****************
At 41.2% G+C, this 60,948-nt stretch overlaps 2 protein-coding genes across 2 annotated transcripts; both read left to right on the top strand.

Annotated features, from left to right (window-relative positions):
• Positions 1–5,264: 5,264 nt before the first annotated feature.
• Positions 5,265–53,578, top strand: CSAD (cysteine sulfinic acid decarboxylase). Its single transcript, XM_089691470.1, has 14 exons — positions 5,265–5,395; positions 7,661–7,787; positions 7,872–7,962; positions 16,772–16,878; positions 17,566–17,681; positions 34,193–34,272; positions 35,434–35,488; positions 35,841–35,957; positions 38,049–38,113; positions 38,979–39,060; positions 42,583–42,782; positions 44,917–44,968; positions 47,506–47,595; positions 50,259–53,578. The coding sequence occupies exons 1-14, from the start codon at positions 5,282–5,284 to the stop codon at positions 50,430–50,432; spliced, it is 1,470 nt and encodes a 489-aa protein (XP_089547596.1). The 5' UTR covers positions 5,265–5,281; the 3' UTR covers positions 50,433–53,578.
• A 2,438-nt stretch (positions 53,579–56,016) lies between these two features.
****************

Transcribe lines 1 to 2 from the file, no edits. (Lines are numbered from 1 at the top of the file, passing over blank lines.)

At 41.2% G+C, this 60,948-nt stretch overlaps 2 protein-coding genes across 2 annotated transcripts; both read left to right on the top strand.

Annotated features, from left to right (window-relative positions):